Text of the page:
Horror and the lack of black representation in films

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Horror and the lack of black representation in films

Production still from the Black Mirror episode, “Black Museum.”

Production still from the Black Mirror episode, “Black Museum.”

Photo Courtesy of Netflix

Production still from the Black Mirror episode, “Black Museum.”

Photo Courtesy of Netflix

Photo Courtesy of Netflix

Production still from the Black Mirror episode, “Black Museum.”

Anissa Ocansey, News Reporter

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Spooky season would be nothing without a jump-scare or two. Therefore, with some inspiration from a close friend, I’ve decided to attempt to watch a horror, psychological thriller or a sci-fi film everyday in honor of Halloween.

 

As a black woman and multifaceted nerd, I’ve been confronted with the notion that because of my blackness and womanhood, an affinity for anything regarding cartoons, science fiction, video games and other fandoms is a rare, almost non existent occurrence, kind of like casting a non-white character in a movie that isn’t Will Smith.

Although the former is false, the latter is rooted in truth. One study showed that eight out of 100 of the highest grossing films in the U.S. had a non-white protagonist as of 2014, and six of those eight roles were fulfilled by the Fresh Prince himself.

 

Significant strides in representation in horror and sci-fi have been made since then due to the influx of independent cinema and diverse casting. However, like other genres, horror and sci-fi films still remain an overwhelmingly Caucasian affair.

 

When it comes to sci-fi, a genre that imagines a future, present, or past, of infinite possibilities, mainstream creators seem to have a difficult time imagining a world with autonomous black people.

 

The antidote to this exclusion is the rapidly flourishing concept of Afrofuturism. Coined by American author, lecturer and culture critic Mark Dery in 1993, Afrofuturism is “speculative fiction that addresses and engages African American concerns, imagination and experiences in the context of the 20th century technoculture.”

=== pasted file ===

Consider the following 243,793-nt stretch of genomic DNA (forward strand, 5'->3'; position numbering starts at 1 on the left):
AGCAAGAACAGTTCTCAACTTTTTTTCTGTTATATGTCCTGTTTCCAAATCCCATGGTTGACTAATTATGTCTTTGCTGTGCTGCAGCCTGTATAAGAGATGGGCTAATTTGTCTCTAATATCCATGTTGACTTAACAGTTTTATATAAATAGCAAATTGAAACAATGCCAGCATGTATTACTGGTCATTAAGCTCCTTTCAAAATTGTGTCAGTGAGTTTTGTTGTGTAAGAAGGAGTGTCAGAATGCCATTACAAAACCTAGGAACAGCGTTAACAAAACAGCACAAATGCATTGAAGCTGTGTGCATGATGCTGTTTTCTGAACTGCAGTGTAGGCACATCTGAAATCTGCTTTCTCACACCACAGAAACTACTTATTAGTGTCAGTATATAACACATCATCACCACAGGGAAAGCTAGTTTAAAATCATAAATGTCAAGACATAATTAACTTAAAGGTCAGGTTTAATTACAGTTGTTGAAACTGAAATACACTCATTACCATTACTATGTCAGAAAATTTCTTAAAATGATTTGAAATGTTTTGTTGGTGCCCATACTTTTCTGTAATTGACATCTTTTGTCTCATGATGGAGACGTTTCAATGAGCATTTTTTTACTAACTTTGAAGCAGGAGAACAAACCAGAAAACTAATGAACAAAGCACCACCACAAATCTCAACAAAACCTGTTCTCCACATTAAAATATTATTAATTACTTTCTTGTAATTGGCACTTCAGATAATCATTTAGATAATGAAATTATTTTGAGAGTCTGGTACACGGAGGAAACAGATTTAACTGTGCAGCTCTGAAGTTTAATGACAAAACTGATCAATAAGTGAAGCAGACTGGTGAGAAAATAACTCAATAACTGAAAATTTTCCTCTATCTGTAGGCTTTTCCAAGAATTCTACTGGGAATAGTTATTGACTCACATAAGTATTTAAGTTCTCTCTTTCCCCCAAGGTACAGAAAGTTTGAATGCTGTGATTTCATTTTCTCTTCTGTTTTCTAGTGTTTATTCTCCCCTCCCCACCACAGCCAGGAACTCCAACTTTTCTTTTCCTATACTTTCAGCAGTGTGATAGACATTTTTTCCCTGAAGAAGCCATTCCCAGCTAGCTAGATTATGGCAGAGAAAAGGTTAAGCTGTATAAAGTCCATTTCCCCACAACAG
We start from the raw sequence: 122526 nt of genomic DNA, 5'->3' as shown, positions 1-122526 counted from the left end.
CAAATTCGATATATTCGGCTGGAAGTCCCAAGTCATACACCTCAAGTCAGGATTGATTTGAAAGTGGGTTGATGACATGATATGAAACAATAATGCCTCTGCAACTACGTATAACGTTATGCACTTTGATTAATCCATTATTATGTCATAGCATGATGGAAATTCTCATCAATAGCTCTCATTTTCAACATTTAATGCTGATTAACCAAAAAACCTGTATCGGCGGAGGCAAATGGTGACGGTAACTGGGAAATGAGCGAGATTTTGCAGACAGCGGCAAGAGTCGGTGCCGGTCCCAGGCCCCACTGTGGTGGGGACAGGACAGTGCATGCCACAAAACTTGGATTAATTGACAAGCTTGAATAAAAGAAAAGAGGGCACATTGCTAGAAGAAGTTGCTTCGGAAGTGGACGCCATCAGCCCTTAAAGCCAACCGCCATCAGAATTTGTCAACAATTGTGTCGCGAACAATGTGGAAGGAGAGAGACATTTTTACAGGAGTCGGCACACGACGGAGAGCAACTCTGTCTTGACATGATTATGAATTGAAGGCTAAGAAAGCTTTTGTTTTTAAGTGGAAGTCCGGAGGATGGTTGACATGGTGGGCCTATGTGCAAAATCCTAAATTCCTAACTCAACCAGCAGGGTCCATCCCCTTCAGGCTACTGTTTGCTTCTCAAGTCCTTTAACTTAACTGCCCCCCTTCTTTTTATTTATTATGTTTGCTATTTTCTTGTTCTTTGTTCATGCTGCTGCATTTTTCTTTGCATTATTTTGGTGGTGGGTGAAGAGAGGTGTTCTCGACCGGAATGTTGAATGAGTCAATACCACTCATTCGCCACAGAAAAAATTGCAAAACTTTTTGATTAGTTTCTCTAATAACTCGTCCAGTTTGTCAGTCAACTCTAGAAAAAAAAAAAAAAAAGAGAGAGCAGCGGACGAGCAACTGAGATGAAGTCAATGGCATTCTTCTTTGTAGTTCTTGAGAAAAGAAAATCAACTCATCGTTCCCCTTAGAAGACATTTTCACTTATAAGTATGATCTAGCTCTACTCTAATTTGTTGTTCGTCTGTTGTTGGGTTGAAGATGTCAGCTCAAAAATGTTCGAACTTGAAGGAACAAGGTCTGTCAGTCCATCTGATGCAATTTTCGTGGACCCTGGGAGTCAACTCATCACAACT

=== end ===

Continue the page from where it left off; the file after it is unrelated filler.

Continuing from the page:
Within the world of sci-fi literature, authors like Octavia Butler reigns supreme. W.E.B Dubois’ The Comet, which is a post-apocalyptic story of a black man and a white woman being the last humans on Earth, was one of the first narratives to center a black character.

 

Pauline Hopkins penned One of Blood in 1902 about a hidden civilization in Ethiopia with advanced technology. Wa-kinda familiar, no?

 

The cultural avalanche Black Panther movie unleashed earlier this year not only propelled Afrofuturist thought forward, but proved with its impressive box office numbers that black creativity, beauty, characters and culture is desirable, engaging and necessary.

 

On the horror/thriller side of entertainment, Netflix’s Black Mirror episode “Black Museum” is a satisfying revenge narrative with a black lead that explores many themes including enslavement in the prison industrial complex. A new HBO series, Random Acts of Flyness explores black millennial life through a techno-social lens.

 

Jordan Peele had a major moment with the 2017 release of Get Out, a delightfully twisted social thriller about racial injustice that outsold franchise films like Paranormal Activity, The Purge and Insidious. Peele’s in line to remake Bernard Roses’ 1992 slasher film Candyman, which details the murderous spree of a mythical black man who was brutally lynched, covered in honey and then set on fire for falling in love with a wealthy white man’s daughter.

 

Although potent, powerful and necessary, black horror, sci-fi and thriller films can be more than just white violence, racial injustice and anti-blackness. Black people like myself are interested in thrills that don’t mimic the true horrors of our reality.

 

We need more black sci-fi and horror characters that portray evil scientist, vampires, shapeshifters and good guys. Black thrills and chills matter.

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